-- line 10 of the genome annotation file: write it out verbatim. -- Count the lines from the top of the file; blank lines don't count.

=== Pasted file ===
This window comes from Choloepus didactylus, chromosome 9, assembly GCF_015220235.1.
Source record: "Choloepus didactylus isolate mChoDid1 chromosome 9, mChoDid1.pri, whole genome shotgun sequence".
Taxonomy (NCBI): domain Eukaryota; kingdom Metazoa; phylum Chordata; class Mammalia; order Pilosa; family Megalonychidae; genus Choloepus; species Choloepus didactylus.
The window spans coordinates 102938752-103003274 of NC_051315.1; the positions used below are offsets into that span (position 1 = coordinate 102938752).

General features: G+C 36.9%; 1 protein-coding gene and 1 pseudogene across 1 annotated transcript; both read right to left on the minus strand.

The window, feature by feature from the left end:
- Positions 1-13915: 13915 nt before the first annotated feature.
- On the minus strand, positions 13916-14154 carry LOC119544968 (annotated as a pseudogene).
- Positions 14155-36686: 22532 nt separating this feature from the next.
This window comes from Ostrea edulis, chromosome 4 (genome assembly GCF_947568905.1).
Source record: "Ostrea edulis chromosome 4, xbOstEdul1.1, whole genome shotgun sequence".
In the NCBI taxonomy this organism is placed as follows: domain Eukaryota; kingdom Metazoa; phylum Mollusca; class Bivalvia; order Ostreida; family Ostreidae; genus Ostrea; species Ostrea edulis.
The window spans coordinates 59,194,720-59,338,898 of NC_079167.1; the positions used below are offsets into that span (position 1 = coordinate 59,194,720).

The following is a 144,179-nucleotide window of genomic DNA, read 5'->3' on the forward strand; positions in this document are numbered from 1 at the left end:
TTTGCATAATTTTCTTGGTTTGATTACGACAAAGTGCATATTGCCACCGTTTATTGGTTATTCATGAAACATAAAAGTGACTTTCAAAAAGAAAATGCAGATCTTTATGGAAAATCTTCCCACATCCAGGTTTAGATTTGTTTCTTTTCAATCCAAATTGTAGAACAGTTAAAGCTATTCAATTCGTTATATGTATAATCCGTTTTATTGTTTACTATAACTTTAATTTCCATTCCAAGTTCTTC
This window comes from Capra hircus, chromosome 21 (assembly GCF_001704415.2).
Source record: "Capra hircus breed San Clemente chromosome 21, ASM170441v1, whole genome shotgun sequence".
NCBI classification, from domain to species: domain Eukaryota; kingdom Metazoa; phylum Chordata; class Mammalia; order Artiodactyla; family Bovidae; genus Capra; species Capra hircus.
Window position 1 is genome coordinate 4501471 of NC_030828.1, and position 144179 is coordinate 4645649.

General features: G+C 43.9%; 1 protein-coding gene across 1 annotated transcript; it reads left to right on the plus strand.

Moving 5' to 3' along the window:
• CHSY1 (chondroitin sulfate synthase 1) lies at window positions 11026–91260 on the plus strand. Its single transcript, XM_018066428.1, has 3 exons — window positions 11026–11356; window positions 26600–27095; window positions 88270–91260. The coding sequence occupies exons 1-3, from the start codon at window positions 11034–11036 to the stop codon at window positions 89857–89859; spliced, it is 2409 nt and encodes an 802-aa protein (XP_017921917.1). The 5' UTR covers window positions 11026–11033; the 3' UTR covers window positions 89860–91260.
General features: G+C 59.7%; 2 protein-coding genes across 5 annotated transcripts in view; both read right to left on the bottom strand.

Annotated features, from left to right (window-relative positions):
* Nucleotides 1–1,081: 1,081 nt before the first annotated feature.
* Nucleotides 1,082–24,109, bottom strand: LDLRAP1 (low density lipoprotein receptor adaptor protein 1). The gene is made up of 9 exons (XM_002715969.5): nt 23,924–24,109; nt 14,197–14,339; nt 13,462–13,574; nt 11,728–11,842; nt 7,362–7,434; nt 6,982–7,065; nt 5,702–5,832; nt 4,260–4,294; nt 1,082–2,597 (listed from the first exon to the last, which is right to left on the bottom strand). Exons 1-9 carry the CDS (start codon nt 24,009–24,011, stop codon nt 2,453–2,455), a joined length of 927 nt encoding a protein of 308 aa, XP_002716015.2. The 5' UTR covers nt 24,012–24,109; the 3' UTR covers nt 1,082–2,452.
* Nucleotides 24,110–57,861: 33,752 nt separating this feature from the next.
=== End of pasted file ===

This window comes from Ostrea edulis, chromosome 4 (genome assembly GCF_947568905.1).